Bryan Lee, director of operations for LiveAirshowTV, said fans respond positively to the online air shows. “The majority of the time, the response from the viewer at home is spectacular,” he said.

On social media, viewers can ask questions about performers, the air show, or sponsors. “What we can do is direct them to the air show’s website to get more information on whatever it is we were talking about—whether it’s an airplane, a sponsorship opportunity, a donation opportunity. It’s another tool to get the fan engaged with the air show and with the sponsor,” Bryan Lee said.

Livestreaming also allows air shows to pivot in less-than-ideal circumstances and still deliver value for fans and sponsors. In 2021, the Bethpage Air Show at Jones Beach State Park in New York signed on to livestream its air show, and the show was slated to be broadcast on a local news station in New York City. Poor weather canceled flying on Saturday, but LiveAirshowTV created a semi-live broadcast that combined live commentary from Reider and Stricklen with footage from Friday’s practice show.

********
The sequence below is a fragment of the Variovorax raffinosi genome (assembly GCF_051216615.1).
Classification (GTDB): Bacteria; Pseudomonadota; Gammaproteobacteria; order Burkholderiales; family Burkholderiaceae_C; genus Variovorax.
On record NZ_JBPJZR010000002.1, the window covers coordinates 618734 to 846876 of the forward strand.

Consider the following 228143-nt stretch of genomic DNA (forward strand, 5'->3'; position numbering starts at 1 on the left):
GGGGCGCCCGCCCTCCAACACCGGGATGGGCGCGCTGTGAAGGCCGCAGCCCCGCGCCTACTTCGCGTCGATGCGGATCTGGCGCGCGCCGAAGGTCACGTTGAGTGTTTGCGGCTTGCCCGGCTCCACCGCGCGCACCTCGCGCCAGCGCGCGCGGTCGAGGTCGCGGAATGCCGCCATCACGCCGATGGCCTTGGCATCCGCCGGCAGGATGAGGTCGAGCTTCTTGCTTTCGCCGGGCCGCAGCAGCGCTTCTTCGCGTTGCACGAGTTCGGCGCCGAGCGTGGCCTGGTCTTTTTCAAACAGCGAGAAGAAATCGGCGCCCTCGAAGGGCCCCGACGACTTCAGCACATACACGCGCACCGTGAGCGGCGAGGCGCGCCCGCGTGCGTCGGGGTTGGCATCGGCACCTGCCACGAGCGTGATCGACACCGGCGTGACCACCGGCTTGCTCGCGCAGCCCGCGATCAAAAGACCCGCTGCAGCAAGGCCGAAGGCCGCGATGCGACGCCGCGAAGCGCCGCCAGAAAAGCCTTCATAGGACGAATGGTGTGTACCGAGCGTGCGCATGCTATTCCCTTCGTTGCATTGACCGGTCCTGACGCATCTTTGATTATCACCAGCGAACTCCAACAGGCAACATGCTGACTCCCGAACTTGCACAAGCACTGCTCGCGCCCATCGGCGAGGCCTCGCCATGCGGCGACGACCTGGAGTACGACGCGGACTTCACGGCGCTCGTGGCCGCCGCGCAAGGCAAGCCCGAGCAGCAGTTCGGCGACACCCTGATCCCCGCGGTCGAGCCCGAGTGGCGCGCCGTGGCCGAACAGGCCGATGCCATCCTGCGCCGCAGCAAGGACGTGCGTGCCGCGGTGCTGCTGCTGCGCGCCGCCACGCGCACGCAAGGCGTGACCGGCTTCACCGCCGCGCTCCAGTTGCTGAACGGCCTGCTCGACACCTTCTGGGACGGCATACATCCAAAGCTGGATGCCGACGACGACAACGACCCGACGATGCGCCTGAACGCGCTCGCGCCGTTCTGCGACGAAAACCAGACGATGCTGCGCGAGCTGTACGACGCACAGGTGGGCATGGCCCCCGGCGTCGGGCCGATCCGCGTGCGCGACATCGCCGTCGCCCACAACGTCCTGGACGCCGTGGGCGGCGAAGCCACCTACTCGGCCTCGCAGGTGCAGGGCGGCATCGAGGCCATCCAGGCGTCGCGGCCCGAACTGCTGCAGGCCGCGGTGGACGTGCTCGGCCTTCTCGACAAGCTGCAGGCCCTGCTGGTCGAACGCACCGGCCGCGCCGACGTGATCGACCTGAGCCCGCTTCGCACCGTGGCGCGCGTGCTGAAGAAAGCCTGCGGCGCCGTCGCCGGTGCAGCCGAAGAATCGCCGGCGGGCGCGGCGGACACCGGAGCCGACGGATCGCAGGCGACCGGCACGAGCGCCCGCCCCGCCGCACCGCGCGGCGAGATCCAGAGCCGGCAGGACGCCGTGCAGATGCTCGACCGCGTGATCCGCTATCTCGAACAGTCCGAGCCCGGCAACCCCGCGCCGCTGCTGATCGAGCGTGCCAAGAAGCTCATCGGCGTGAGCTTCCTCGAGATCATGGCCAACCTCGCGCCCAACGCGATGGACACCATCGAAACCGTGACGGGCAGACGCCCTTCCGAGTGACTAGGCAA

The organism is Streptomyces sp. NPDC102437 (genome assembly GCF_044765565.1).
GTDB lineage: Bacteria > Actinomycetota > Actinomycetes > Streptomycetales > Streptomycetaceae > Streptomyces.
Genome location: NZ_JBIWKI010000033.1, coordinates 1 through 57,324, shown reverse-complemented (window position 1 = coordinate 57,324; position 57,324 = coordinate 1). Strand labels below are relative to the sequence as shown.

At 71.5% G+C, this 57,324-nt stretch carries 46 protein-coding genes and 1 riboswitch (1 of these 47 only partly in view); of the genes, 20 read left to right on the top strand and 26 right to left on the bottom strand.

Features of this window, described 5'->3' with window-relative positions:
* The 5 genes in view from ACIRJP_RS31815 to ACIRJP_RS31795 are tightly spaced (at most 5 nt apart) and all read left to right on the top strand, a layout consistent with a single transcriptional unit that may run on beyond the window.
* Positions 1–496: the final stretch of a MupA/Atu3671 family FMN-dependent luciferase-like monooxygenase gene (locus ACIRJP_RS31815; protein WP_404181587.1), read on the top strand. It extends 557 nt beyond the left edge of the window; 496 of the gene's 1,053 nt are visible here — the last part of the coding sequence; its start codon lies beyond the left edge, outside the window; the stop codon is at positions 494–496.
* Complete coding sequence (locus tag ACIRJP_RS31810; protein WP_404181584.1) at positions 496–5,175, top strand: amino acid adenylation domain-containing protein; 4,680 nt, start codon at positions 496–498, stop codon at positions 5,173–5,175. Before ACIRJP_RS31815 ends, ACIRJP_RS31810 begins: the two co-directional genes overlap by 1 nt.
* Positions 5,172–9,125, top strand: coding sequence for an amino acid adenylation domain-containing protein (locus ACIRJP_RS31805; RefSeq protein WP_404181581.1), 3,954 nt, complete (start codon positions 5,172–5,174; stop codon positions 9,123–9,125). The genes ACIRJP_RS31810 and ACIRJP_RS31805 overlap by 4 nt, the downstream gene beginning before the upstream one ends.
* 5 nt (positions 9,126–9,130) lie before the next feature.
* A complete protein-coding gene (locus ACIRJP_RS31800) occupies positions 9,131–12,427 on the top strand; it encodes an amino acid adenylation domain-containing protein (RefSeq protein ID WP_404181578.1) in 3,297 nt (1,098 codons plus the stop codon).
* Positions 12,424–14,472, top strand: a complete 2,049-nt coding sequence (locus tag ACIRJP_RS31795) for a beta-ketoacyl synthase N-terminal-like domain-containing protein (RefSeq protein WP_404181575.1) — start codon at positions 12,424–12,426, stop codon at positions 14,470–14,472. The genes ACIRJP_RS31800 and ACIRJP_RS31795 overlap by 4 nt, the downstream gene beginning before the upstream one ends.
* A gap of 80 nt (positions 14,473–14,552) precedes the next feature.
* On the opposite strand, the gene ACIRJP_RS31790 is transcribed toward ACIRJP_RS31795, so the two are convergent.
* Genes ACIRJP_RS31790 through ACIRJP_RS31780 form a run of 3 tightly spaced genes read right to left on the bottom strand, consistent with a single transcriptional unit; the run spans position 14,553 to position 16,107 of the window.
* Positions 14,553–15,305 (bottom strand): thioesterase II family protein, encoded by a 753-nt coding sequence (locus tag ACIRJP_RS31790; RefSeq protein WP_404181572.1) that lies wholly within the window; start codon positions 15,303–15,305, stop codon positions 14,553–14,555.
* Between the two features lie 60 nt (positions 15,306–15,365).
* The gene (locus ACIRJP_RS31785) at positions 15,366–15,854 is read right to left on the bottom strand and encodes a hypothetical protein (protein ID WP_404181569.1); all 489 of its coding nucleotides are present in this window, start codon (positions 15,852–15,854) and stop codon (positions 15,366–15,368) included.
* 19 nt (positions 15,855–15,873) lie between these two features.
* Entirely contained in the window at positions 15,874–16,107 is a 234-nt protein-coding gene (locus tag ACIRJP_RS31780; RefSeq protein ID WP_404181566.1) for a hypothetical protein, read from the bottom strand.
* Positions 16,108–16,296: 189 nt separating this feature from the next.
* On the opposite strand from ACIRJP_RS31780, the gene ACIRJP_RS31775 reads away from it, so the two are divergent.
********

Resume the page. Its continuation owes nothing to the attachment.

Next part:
Similarly, when an oil spill off the coast of Huntington Beach, California, forced the cancellation of the Pacific Airshow’s final day, organizers were able to point fans to the previous day’s broadcast, which was available on Hulu.

The Lees expect more air shows to embrace streaming as fans and sponsors warm to the format.

As air shows continue to emerge from the pandemic, ICAS President John Cudahy says he is looking forward to seeing how the industry continues to innovate air shows.

“Even the darkest cloud has some kind of silver lining,” said Cudahy. “The pandemic forced our industry to innovate during the last two years and some of those innovations will stay with us. We heard about some of them at the convention in December, but they’ll continue to trickle in as the 2022 season gets underway and we’ll make sure we tell our members all about them as we hear about those new ideas and innovations.”

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The International Council of Air Shows (ICAS) is a trade association dedicated to building and sustaining a vibrant air show industry to support its membership. To achieve this goal, ICAS demands its members operate their air show business at only the highest levels of safety, professionalism, and integrity.